A recent decision of the German Federal Labor Court (Bundesarbeitsgericht) shows yet again that the issue of working time remains highly fraught for German employers. Following a 2019 ruling of the European Court of Justice (ECJ) setting forth an obligation on the part of European Union employers to establish objective, reliable, and accessible systems for recording their employees’ daily working time, the subject of working time became a widely discussed topic throughout Germany. The Federal Labor Court effectively put an end to such discussions with its decision of September 13, 2022.
Background: The “Time Clock” Ruling of the ECJ
In May 2019, the ECJ ruled in its judgment that EU Member States must require employers to systematically record the working time of their employees. After interpreting the Directive 2003/88/EC in connection with the EU Charter of Fundamental Rights, the ECJ concluded that only by introducing objective, reliable, and accessible systems for recording and tracking employees’ daily working time could EU Member States assess employers’ compliance with the EU Working Time Directive in furtherance of the law’s purported goal of ensuring the safety and health of employees . The Member States were tasked with determining the details of implementing the ECJ’s ruling .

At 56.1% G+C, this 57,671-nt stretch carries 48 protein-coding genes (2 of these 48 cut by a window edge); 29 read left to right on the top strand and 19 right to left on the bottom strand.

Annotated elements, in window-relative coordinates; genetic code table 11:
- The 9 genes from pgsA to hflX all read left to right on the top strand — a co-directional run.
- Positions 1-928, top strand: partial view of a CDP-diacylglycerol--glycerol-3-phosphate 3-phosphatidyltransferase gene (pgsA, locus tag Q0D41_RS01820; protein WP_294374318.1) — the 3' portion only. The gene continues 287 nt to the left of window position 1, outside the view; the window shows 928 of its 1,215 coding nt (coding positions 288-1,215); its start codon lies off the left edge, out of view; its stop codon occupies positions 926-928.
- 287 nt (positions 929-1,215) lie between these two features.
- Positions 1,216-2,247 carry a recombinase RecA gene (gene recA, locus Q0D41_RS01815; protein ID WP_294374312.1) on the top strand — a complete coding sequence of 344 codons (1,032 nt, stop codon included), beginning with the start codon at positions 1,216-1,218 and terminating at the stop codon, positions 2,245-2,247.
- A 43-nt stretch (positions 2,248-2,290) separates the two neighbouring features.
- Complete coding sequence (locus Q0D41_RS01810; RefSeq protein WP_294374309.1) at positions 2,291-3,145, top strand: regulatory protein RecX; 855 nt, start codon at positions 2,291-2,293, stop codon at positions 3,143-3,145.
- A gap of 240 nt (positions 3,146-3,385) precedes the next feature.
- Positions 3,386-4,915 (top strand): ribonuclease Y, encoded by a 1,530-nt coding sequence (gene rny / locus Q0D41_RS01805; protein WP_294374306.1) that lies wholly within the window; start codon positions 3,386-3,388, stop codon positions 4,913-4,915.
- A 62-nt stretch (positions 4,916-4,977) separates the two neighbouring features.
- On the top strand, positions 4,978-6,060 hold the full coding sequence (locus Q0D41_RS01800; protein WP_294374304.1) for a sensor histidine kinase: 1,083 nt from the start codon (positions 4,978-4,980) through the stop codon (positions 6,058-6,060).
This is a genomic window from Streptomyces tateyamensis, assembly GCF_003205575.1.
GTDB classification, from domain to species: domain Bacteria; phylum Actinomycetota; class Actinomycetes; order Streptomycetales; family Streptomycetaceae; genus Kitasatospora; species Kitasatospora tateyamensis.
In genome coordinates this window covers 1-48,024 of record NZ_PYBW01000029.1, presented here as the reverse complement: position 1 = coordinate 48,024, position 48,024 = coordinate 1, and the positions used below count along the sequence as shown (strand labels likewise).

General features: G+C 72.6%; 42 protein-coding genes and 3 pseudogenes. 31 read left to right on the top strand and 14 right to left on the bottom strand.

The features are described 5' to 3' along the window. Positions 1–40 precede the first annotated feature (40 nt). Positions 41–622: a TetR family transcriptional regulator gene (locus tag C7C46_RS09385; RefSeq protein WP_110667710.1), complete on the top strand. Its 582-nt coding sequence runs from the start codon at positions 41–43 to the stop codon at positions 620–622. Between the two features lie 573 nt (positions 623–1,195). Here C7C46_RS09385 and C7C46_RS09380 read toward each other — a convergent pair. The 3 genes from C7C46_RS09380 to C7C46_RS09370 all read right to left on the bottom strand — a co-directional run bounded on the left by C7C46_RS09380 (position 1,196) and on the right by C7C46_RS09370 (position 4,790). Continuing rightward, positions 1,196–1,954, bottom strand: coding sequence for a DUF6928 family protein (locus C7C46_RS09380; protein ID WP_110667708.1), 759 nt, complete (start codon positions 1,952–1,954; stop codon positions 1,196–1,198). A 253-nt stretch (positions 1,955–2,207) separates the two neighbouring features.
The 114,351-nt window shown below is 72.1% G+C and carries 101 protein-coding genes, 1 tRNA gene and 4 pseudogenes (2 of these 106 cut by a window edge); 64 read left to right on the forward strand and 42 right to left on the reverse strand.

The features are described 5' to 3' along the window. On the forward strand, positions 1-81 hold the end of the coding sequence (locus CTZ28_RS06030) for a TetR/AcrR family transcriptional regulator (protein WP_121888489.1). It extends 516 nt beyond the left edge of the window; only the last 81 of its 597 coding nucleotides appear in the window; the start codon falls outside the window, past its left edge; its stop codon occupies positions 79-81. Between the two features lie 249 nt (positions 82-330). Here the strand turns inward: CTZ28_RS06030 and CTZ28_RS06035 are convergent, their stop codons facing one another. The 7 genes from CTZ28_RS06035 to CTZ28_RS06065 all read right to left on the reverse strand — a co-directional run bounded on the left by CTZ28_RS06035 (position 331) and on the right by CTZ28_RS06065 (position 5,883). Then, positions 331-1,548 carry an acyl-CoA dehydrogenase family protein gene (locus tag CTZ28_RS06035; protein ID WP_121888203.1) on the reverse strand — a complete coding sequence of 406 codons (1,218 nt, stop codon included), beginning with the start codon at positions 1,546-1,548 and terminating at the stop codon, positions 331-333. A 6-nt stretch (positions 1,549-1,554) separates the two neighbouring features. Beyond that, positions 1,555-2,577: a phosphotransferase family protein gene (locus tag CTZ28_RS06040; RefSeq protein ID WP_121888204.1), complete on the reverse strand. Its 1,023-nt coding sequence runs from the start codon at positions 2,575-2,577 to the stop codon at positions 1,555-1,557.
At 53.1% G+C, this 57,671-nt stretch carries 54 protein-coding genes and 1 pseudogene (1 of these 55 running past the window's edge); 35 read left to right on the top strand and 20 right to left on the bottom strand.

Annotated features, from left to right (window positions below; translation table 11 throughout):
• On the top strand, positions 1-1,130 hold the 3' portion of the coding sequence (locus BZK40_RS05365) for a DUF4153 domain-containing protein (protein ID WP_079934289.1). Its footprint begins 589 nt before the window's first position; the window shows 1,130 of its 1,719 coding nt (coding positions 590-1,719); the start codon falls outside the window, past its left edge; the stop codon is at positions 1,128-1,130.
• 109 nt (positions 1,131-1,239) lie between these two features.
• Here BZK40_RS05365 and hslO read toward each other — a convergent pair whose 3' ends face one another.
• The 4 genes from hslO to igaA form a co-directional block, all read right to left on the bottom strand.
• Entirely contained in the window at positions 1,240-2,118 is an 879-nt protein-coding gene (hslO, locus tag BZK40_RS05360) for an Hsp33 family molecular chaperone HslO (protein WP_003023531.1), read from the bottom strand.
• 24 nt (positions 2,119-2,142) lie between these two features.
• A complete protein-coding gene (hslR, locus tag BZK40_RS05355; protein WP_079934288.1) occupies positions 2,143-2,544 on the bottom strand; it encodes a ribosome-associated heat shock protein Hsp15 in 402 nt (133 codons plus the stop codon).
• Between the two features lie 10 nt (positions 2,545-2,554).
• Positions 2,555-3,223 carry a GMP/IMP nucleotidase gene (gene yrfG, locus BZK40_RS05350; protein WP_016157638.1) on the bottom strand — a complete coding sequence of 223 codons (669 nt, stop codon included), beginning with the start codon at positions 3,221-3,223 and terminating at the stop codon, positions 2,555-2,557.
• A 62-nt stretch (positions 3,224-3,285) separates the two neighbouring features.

The Working Time Act requires German employers to recording the working time of employees only in exceptional cases, such as work performed on Sundays and public holidays and overtime work. The ECJ’s decision therefore gave rise to uncertainty as to whether employers were under a more comprehensive obligation to record working time, in addition to employers’ concerns regarding implementation and the practical consequences of such obligation. The primary concern was whether the ECJ’s requirements were directly binding upon German employers or whether the law would need to be explicitly implemented in German law to be enforceable against German employers. As a preliminary result legal discussions in Germany, ultimately, the German lawmaker was expected to first establish a legal basis for imposing a general time recording obligation on t employers.
Groundbreaking Federal Labor Court Ruling
With its September 13, 2022 ruling (Case No. 1 ABR 22/21), the Federal Labor Court preempted the German lawmaker with regard to imposing a requirement on employers to record working time. In line with the ECJ’s 2019 ruling, the Federal Labor Court ruled that a statutory obligation to record working time already exists.
The underlying legal dispute initially seemed rather low-key: an employer and a works council disputed whether the employer could be obligated to introduce an electronic working time recording system upon the works council’s initiative. When its negotiations with the employer on a works agreement regarding working time recording had failed, the works council had called a conciliation body. The employer objected to the competence of the conciliation body, arguing that the works council lacked a corresponding right to initiate the implementation of a working time recording system in the first place.